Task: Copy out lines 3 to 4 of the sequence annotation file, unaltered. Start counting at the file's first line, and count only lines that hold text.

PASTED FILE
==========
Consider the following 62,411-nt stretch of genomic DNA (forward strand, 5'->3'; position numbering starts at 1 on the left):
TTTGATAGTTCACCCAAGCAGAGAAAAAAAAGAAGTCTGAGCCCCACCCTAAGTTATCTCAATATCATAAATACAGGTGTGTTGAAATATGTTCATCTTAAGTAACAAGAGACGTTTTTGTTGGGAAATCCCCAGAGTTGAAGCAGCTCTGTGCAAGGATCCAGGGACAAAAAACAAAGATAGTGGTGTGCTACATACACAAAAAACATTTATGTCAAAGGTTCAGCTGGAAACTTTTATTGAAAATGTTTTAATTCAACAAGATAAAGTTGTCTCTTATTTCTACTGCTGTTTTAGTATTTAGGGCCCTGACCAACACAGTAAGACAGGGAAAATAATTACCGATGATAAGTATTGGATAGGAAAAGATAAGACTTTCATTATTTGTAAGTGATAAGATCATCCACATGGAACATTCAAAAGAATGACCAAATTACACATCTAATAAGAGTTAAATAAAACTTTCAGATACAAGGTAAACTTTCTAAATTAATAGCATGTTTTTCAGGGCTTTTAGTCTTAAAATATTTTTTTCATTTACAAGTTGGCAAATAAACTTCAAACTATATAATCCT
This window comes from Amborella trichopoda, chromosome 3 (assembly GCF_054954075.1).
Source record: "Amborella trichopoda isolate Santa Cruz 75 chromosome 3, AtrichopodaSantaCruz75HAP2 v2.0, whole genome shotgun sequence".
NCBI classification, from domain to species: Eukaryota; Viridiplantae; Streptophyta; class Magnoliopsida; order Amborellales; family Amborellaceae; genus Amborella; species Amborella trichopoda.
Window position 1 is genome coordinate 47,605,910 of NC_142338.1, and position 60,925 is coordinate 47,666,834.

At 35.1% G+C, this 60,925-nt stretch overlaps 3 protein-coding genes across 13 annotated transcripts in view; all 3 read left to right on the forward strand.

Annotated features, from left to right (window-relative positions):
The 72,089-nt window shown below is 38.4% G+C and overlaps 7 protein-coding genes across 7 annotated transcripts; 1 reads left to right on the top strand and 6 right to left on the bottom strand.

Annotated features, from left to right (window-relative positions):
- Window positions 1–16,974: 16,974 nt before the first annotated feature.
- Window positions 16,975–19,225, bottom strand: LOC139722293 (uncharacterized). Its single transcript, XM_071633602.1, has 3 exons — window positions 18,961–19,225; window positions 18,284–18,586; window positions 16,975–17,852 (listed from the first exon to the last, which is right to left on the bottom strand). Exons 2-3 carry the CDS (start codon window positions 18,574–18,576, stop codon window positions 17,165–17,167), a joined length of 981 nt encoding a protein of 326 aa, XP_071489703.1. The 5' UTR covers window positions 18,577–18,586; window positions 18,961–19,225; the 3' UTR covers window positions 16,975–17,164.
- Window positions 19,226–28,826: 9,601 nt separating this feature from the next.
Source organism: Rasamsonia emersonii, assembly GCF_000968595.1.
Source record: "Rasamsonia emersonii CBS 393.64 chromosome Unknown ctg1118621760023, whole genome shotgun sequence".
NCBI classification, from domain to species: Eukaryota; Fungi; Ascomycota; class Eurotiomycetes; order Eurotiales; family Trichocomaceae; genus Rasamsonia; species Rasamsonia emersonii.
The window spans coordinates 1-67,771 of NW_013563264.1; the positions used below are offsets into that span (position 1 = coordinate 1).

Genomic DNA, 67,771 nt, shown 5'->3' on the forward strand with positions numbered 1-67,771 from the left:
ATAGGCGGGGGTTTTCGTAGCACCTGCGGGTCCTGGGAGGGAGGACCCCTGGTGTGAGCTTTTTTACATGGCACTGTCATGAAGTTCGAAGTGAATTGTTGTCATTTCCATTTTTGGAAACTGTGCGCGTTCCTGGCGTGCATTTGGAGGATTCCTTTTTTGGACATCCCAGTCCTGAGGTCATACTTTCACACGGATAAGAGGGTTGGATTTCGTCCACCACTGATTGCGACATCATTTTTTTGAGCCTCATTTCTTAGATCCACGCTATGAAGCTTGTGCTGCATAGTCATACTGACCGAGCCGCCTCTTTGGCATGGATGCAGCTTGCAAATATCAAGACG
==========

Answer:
This window comes from Amborella trichopoda, chromosome 3 (assembly GCF_054954075.1).
Source record: "Amborella trichopoda isolate Santa Cruz 75 chromosome 3, AtrichopodaSantaCruz75HAP2 v2.0, whole genome shotgun sequence".